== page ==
Libertarian systems generally assume everyone is rational - this is not true. If it was, you and I wouldn't have different political idealogies, but would come to a similar, rational conclusion, whatever that may be.
That does not mean that human irrationality does not exist, or we would not have progress. We definitely have the rationality needed to make progress and collectively recognize our faults. This is generally how things like "states" and "regulations" arise - as a way to compensate for our lack of cohesiveness, rationality, and cooperativeness as a species.
I see states and regulations arising to take advantage of irrational humans, and rational humans get railroaded in the process. A rather sad state of affairs. Just look to Hitler as a good example. Look into the faces of Germans to see their elation when their Furor came. They almost saw him as their savior. They were just looking to find a way out of their poverty and oppression. Little did they know.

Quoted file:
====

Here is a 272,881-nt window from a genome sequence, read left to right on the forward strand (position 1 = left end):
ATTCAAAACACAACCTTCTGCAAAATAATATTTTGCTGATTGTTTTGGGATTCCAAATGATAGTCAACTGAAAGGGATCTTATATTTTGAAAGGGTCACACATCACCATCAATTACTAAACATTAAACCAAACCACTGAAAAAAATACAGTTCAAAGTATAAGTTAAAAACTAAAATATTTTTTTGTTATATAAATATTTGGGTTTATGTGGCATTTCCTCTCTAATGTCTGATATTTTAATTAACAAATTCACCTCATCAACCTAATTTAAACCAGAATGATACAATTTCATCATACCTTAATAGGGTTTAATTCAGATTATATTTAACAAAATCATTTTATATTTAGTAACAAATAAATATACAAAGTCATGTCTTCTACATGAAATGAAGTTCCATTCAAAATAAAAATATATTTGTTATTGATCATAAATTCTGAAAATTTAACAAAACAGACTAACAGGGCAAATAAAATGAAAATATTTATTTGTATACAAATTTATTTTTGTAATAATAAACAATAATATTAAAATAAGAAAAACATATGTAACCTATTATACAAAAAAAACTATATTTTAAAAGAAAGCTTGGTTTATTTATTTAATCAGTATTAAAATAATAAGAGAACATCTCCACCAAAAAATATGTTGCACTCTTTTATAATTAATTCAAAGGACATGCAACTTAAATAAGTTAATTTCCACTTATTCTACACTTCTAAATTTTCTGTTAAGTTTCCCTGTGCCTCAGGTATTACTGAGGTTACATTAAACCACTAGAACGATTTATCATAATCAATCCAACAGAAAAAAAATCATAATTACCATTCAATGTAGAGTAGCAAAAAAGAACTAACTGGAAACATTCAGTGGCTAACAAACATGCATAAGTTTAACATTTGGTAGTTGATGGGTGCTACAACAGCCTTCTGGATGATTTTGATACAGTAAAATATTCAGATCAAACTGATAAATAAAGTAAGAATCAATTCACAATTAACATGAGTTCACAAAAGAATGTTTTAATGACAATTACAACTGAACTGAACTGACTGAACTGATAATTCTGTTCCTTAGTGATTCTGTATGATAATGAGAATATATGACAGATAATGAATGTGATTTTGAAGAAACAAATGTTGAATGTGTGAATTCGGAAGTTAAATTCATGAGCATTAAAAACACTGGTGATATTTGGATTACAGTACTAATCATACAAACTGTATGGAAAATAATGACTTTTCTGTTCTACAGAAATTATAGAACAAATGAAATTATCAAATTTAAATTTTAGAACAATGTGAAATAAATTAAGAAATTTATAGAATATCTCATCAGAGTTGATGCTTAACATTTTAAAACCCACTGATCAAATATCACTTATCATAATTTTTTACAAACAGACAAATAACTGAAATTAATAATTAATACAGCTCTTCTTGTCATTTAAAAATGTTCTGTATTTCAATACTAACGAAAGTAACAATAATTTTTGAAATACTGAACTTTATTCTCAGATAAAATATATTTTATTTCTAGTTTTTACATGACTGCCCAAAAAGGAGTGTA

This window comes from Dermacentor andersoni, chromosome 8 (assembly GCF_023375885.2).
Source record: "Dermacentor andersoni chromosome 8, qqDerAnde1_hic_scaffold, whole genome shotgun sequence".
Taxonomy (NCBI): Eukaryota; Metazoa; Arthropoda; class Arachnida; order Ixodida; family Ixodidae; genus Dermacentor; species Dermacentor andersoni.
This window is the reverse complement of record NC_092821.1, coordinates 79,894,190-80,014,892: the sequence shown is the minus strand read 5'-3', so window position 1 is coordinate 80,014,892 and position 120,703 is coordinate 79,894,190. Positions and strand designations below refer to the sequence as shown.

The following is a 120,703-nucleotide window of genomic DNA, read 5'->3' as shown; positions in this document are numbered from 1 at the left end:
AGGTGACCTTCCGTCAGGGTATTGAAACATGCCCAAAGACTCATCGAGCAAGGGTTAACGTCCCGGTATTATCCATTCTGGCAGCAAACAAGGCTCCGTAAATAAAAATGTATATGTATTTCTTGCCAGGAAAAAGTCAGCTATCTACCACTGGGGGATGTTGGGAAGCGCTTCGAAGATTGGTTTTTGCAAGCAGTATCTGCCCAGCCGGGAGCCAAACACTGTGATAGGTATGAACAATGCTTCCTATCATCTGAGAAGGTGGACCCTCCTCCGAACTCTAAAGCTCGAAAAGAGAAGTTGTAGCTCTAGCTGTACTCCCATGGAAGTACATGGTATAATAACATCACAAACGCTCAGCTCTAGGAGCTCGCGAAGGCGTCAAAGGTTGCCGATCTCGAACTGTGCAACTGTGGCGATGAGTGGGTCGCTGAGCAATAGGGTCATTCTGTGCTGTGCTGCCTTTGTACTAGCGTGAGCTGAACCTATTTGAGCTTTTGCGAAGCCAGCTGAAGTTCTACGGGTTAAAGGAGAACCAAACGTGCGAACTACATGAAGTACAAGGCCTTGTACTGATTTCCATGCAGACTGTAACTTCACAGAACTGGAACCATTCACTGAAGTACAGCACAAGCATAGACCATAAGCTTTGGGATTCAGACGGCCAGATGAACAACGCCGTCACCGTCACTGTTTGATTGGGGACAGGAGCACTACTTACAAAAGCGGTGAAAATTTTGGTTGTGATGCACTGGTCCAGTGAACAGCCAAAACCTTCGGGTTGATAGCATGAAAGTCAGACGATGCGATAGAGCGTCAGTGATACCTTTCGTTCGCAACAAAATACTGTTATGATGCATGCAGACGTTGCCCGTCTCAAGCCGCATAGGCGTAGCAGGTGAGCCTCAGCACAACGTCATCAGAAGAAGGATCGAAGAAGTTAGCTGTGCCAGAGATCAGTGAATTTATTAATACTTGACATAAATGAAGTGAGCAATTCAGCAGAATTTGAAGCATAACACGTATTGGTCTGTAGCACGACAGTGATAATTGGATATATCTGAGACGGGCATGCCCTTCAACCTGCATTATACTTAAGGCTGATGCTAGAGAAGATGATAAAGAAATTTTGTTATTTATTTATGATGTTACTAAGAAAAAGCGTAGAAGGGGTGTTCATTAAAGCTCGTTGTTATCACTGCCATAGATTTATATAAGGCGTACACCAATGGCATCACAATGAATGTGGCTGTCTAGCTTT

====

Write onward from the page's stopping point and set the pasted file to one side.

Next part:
I'm not saying all governments are as destructive as the Nazis but they certainly have some similarities. The following is a quote parroting what others have said in the past (you aren't the first):
"Moreover, if they have consented to recognize in the heart of man a capability of action, and in his intellect a faculty of discernment, they have looked upon this gift of God as a fatal one, and thought that mankind, under these two impulses, tended fatally towards ruin. They have taken it for granted that if abandoned to their own inclinations, men would only occupy themselves with religion to arrive at atheism, with instruction to come to ignorance, and with labor and exchange to be extinguished in misery...It is only needful to open, almost at random, a book on philosophy, politics, or history, to see how strongly this idea—the child of classical studies and the mother of socialism—is rooted in our country; that mankind is merely inert matter, receiving life, organization, morality, and wealth from power; or, rather, and still worse—that mankind itself tends towards degradation, and is only arrested in its tendency by the mysterious hand of the legislator." -- Frederic Bastiat, 1850.